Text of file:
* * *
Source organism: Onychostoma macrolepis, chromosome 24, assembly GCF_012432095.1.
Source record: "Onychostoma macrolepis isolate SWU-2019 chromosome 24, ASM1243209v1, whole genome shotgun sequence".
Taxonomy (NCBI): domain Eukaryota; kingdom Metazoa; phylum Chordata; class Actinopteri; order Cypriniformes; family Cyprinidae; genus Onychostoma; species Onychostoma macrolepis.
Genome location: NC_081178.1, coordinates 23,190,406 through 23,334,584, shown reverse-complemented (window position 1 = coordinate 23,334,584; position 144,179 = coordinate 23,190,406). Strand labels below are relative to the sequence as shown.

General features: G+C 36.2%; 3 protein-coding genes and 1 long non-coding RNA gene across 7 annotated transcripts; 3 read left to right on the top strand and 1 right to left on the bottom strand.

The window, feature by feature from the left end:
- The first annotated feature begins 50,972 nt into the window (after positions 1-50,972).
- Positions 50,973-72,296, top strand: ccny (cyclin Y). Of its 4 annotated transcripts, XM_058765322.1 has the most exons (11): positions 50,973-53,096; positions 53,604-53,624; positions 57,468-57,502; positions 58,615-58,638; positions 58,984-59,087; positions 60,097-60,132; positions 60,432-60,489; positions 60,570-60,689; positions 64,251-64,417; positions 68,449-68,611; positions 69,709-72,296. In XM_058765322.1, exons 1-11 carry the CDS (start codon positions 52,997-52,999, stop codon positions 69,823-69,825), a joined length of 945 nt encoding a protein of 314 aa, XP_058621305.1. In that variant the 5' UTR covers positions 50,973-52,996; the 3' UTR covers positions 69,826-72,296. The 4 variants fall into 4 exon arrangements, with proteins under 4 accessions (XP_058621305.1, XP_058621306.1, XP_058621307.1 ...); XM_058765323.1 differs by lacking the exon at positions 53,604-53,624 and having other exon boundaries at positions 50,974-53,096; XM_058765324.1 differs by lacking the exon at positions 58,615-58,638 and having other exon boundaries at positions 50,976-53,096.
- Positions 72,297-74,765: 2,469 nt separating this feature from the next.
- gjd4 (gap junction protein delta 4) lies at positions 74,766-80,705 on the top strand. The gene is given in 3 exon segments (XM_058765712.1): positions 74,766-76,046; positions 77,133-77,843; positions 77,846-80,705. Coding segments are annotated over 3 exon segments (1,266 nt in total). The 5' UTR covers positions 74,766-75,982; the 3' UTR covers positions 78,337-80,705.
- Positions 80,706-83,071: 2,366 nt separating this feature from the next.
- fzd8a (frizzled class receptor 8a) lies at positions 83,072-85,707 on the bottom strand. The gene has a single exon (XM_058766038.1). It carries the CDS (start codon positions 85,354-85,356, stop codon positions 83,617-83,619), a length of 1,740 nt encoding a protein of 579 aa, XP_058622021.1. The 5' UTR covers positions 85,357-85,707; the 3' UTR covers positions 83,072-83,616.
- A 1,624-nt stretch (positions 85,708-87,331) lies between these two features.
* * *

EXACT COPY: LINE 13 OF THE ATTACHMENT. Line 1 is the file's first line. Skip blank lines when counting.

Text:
- A 1,624-nt stretch (positions 85,708-87,331) lies between these two features.